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WAICU in history

WAICU is celebrating its 60th anniversary. A great deal has been accomplished: WAICU convenes and coordinates over 40 affinity groups – for example CFOs, Chief Academic Officers, and environmental health and safety directors. We were one of the first private college associations in the country to provide student access  programming (school counselor workshops, the Guide to Admissions and Financial Aid), and the programming is growing every year. For example, Wisconsin Private College Week is celebrating its 25th anniversary this year. WAICU has become a leader in cost collaborative services, saving our members millions of dollars and keeping a college education within reach. In the 60 years WAICU has advocated aid for Wisconsin students – 478,066 grants were awarded, totaling  844,179,815. WAICU has also secured funds for students. These are all good things and raises the prospect of doing even more as the years advance. WAICU at 60 – measure the results, understand the meaning.

Of course there have not been 60 years of uninterrupted bliss. WAICU is not an island. WAICU students, faculty, and leaders are living in a time of developments of historic proportions. The worldwide pandemic, the economic recession, civic insurrection, tyranny, and terrorism. The fact that we even use the phrase “historic dimensions” shows the way that people think about history. History is often about measuring—the oldest, the richest, the largest, the scariest. Measuring is important, but history also provides an opportunity for evaluating and thinking. Turning to history for meaning–what did the Treaty of Versailles mean for the opportunities or peace?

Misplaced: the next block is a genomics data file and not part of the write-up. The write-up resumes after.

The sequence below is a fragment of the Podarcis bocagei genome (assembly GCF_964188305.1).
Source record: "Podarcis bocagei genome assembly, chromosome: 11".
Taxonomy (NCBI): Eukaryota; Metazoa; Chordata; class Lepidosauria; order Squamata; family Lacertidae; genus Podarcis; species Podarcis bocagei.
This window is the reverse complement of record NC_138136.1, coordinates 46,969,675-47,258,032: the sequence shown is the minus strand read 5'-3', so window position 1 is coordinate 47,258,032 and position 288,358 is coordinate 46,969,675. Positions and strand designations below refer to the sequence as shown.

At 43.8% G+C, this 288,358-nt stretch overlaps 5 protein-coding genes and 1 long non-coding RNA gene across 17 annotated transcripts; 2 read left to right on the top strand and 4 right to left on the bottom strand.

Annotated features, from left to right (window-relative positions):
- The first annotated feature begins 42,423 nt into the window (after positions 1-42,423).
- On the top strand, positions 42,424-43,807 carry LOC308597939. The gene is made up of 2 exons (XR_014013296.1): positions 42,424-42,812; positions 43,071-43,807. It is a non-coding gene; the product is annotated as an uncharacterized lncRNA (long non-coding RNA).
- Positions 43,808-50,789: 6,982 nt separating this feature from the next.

I have no question that history has lessons to teach. However, there continue to be questions about whether we are learning those lessons or learning the correct ones. Spanish philosopher George Santayana said that those who do not learn from history are destined to repeat it. There also is little doubt that history can shape the future: “What’s past is prologue” wrote William Shakespeare. With the complicated family-tree of historic events and historical predictions, we have to ask ourselves if it is all just too much and if history is interesting, but purposeless. I for one, find it almost impossible to live as if history did not matter.

This is why history is still part of the curriculum of colleges and universities—not only in separate courses and majors, but in the very nature of teaching and learning. For 60 years WAICU has lived its mission as “Wisconsin’s private, nonprofit colleges and universities working together for educational opportunity.” There have been measurable and immeasurable and meaningful results.